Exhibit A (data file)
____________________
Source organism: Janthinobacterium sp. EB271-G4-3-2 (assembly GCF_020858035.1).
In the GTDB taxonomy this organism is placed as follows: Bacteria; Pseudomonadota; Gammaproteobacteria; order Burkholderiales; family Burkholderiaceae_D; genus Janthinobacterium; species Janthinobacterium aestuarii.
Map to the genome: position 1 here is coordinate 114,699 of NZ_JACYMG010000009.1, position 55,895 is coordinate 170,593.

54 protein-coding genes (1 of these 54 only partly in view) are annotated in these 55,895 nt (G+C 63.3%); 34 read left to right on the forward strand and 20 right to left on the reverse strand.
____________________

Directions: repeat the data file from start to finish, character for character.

Source organism: Janthinobacterium sp. EB271-G4-3-2 (assembly GCF_020858035.1).
In the GTDB taxonomy this organism is placed as follows: Bacteria; Pseudomonadota; Gammaproteobacteria; order Burkholderiales; family Burkholderiaceae_D; genus Janthinobacterium; species Janthinobacterium aestuarii.
Map to the genome: position 1 here is coordinate 114,699 of NZ_JACYMG010000009.1, position 55,895 is coordinate 170,593.

54 protein-coding genes (1 of these 54 only partly in view) are annotated in these 55,895 nt (G+C 63.3%); 34 read left to right on the forward strand and 20 right to left on the reverse strand.